Bangkok Governor rewards ‘active citizens’ for tracking down smog sources
Bangkok Governor Chadchart Sittipunt has thanked “active citizens” for helping to identify sources of air pollution in the city.
The governor invited eight citizen whistleblowers to lunch at the City Hall on Tuesday after they provided vital intelligence on sources of PM2.5 fine dust via the city’s online Traffy Fondue platform.
PM2.5 refers to dust particles that are 2.5 micrometres or smaller in diameter and linked with lung and heart problems.
“Anyone who provides such information is considered an ‘active citizen’ who enables the city to tackle the problems at their source,” said Chadchart. The governor added he was happy and surprised to see so many people using Traffy Fondue to contact authorities, despite hiccups reported at the platform’s launch.
On January 16, Chadchart invited Bangkokians to alert the city via Traffy Fondue if they saw vehicles, factories or other sources emitting black smoke or other air pollution.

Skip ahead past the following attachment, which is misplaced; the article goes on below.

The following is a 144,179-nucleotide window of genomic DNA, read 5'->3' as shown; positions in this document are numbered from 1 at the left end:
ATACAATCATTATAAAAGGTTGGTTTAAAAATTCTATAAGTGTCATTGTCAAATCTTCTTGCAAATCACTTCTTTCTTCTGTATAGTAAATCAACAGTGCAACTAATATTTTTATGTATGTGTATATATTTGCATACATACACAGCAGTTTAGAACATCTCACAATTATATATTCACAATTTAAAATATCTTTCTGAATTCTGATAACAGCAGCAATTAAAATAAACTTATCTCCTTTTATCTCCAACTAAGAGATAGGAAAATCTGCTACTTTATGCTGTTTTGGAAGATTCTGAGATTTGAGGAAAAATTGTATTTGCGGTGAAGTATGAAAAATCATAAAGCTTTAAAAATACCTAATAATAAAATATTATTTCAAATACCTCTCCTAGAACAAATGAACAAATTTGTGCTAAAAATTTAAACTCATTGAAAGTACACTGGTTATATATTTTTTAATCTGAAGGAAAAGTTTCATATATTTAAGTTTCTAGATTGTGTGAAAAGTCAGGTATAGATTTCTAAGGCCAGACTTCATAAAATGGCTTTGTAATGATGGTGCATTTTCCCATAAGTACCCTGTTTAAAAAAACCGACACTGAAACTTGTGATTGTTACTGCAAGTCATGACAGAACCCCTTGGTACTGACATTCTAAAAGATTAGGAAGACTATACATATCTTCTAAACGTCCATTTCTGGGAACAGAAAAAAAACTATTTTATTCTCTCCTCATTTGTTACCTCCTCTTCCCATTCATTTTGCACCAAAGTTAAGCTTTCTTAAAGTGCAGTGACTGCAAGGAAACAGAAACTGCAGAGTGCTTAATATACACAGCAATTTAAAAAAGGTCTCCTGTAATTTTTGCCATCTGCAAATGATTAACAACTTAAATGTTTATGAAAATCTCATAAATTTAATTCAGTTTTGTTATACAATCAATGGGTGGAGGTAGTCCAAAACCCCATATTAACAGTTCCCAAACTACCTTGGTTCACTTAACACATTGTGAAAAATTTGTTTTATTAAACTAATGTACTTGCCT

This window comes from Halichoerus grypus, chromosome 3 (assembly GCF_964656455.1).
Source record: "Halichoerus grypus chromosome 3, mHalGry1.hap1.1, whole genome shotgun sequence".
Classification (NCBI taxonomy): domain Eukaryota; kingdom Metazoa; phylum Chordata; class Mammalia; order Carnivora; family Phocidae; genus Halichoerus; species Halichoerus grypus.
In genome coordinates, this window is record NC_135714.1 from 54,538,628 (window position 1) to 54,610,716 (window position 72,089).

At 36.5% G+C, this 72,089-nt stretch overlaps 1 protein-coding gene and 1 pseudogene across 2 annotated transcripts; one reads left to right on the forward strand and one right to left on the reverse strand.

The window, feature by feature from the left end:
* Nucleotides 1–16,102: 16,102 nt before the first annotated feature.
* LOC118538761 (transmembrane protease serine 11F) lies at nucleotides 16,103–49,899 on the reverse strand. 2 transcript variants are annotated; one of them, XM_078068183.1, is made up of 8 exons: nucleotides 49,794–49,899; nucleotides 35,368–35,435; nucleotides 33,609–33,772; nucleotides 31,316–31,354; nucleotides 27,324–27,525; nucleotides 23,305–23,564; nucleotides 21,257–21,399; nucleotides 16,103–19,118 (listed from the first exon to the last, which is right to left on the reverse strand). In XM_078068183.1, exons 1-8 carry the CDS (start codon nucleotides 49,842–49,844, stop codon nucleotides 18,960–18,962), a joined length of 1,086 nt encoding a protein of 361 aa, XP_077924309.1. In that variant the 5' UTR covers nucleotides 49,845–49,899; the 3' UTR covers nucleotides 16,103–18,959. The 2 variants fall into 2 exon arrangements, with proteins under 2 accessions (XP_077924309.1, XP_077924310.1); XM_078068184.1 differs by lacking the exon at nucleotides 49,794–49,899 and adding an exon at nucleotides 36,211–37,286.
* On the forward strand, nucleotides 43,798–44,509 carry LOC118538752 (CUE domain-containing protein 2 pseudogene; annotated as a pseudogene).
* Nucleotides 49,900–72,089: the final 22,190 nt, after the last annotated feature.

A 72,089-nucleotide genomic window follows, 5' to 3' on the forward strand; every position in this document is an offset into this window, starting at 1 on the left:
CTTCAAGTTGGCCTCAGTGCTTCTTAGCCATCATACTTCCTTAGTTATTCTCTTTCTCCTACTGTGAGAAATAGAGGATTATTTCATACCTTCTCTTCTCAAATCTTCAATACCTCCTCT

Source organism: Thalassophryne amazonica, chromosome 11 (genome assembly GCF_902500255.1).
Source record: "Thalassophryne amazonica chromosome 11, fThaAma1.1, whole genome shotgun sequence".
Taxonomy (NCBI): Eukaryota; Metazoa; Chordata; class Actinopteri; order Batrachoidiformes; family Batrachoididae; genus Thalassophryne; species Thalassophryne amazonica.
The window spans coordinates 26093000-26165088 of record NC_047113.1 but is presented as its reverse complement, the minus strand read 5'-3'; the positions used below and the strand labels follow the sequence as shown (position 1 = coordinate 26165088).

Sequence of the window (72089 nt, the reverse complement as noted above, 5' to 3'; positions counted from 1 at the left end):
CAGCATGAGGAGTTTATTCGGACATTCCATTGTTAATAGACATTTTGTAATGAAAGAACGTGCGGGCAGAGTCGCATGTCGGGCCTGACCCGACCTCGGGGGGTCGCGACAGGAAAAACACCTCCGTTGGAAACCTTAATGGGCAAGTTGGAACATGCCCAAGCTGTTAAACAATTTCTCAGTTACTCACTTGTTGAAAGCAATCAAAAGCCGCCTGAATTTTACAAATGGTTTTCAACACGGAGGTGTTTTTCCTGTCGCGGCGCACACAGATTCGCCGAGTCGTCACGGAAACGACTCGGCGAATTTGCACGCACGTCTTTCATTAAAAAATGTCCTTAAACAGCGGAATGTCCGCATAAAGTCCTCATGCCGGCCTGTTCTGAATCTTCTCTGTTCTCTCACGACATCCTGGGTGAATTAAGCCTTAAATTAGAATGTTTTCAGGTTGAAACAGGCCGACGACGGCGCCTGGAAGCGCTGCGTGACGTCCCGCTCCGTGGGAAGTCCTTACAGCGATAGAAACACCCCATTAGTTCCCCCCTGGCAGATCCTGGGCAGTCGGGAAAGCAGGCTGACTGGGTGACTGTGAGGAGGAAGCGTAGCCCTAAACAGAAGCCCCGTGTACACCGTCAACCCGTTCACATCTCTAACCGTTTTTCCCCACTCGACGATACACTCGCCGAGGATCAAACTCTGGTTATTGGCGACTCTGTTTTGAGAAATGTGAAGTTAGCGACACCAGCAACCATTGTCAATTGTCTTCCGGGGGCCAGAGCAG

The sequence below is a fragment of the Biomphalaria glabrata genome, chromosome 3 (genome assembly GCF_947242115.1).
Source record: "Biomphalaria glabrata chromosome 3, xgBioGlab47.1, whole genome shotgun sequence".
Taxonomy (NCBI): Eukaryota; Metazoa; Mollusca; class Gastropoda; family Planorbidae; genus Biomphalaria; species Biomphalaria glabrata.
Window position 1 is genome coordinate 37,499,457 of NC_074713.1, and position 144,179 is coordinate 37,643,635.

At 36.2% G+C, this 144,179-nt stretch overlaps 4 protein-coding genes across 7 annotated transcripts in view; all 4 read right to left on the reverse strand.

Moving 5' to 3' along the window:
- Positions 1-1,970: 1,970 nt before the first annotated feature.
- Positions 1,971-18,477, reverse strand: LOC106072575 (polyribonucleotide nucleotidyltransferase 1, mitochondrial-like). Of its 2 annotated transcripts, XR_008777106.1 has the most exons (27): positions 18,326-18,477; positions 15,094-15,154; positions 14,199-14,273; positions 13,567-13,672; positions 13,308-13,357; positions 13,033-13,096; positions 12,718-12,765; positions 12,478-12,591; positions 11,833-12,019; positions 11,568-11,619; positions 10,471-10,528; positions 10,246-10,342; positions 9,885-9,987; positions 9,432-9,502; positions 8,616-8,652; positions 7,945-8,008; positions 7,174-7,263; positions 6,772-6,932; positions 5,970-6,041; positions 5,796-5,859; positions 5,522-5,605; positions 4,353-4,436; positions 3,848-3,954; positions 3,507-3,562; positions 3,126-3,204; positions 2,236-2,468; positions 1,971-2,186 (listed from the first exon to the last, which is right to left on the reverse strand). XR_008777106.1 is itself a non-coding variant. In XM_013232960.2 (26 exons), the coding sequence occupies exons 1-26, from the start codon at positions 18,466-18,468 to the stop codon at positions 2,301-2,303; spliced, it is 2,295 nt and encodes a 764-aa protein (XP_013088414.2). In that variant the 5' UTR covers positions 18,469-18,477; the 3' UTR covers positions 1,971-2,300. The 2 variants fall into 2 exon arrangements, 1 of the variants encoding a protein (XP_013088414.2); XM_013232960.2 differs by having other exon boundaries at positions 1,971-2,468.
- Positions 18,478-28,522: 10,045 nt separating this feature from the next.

Citizens have responded in huge numbers over the past month, prompting the governor to invite eight Traffy Fondue whistleblowers for lunch and a chat at the City Hall in Din Daeng district.
Chadchart said useful information disclosed via the platform included burning of garbage in Nong Chok district, public buses belching black smoke in Thonburi, and misreporting by air-quality monitoring stations in several districts.
In response, black-smoke traffic checkpoints were set up, and air-quality monitoring stations recalibrated for accuracy.
“Some of the fixes are temporary, but at least it makes responsible agencies aware of the problems, which will lead to a permanent solution in the future,” said Chadchart. “With cooperation from all related parties, together we can make Bangkok a better city.”
City authorities said over 220,000 complaints have been posted via Traffy Fondue, 180,000 of which have already been addressed. It has also forwarded complaints on issues that are not under its jurisdiction to relevant agencies.